The Viking Age occurred from about 750 C.E. to 1050 C.E.
This altered the political, cultural and demographic map of Europe in ways that are still evident today in place names, surnames and modern genetics.
The word Viking comes from the Scandinavian term "vikingr" meaning "pirate".
Is there a such thing as "Viking DNA"?
Not really. It's like saying there is "plumber DNA" or "engineer DNA"; "Viking" is a job description.
Being a Viking meant one went on long distance trading expeditions with a bit of armed robbery on the side- it was a risky job, but the poverty of northern Europe at the time made it look like a viable option.
Anyone could go "a-viking', Slavs and Balts did it against the Scandinavians, the Irish were doing it before the Scandinavians with their raids on Britain in the 6th-7th centuries and the Saxons against the Roman province of Britannia in the 5th century. They just didn't call it that because they didn't speak Old Norse.
Where traces of Scandinavian DNA are found that look like they date to the medieval period, it was from settlers.
Eventually trading, going on smash and grab slaving raids or trying to extort protection money from the monarchs of Europe became less appealing than just colonizing territory overseas.
Former Vikings like Rollo, first Duke of Normandy, made a lot more money as a Frankish nobleman and did not have to risk his neck in the North Sea storms to do so.
Viking is an occupation/activity and occupations don't have DNA. However, the Norse who came to Britain and Ireland were often engaged in Viking activity.
Same with the Danes, some settled to farm, the Angles and Jutes did, they were INVITED to England to help bolster security and they came because they lost so much of their land due to the sea flooding, contaminating huge swathes of Denmark, but others were Vikings.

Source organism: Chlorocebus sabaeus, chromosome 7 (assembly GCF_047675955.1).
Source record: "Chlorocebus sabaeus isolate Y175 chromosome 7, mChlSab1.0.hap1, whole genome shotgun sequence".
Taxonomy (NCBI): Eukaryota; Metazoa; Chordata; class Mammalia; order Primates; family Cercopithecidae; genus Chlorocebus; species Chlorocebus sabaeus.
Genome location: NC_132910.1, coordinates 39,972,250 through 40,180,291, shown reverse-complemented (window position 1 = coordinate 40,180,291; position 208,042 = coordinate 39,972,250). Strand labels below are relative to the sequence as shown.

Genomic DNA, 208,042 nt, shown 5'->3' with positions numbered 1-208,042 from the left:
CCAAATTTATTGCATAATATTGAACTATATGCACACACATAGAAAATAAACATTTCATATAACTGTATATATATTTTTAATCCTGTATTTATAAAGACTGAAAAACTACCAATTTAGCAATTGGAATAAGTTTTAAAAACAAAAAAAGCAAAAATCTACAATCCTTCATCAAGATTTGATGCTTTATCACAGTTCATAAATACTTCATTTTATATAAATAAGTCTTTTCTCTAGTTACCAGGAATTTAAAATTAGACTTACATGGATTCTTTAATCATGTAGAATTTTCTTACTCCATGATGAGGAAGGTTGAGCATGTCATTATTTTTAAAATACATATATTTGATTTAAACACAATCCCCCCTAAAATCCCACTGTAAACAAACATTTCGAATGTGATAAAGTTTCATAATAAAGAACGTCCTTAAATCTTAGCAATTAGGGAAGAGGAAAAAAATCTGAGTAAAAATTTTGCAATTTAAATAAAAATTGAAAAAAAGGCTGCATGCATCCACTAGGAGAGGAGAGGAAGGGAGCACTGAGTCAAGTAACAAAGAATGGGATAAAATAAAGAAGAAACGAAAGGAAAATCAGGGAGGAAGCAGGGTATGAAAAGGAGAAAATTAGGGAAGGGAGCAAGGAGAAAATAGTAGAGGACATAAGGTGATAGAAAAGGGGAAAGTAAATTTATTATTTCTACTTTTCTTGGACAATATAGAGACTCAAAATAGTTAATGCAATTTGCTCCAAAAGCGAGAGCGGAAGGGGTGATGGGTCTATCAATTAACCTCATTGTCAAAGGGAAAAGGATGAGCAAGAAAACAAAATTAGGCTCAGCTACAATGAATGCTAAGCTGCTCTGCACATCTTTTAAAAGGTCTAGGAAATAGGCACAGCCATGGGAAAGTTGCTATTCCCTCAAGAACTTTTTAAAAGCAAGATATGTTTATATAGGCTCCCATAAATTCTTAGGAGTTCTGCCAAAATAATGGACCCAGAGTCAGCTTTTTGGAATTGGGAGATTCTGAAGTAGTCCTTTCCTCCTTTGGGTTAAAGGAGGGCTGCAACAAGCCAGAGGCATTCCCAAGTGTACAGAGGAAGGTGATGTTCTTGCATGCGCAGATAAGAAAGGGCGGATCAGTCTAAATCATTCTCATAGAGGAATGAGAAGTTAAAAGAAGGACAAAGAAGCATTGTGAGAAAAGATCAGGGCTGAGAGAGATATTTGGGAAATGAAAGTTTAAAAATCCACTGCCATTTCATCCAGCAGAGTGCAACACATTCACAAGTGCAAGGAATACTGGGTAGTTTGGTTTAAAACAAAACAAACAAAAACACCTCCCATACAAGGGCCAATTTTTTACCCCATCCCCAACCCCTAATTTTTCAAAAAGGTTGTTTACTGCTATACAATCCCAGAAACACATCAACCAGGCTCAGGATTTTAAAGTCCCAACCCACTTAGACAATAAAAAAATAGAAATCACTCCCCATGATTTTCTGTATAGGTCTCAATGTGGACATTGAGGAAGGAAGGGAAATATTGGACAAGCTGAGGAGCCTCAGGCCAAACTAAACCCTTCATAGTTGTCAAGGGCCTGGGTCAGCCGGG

According to the DNA testing services that are pushing the "Viking Index" - Genomelink (the service I used), YourDNAguide, LivingDNA etc., I'm 64% on the scale of "Vikingness" in the top 10th percentile compared with all Genomelink users.
As I understand percentiles, if a person's DNA is in the 90th percentile of a group, they have more of that DNA than 90% of the group, putting them in the top 10%.
The other part of the test reveals that I'm most related to Norwegian Vikings.
This estimate is, in reality, a more "Are your ancestors genetically similar to Norwegian Vikings"?
The Viking Index is a relative score i.e. in comparison to the whole range of Viking Indexes across the sevice's user base.
In my case, this makes some sense only because I am directly descended from the Norman-French, both patrilineally and matrilineally.
These reports look similar to this Viking Product from Genomelink:
World's largest DNA sequencing of Viking skeletons reveals they weren't all Scandinavian (Margaryan et al., 2020).
Scientists raid DNA to explore Vikings' genetic roots (National Geographic, Blakemore, 2020).
Phil Grass, a genealogical researcher from Britain, writes "I find the idea that you are genetically connected to any group of ancient warriors is, at best, stupid and irrelevant and at worst creating a false connectively with ancestors who were killers, rapists and slave-traders."
Grass goes on, "It is similar to the Neanderthal results that other DNA tester, such as 23andMe, where I'm apparently have more Neanderthal DNA than 45% of other customers".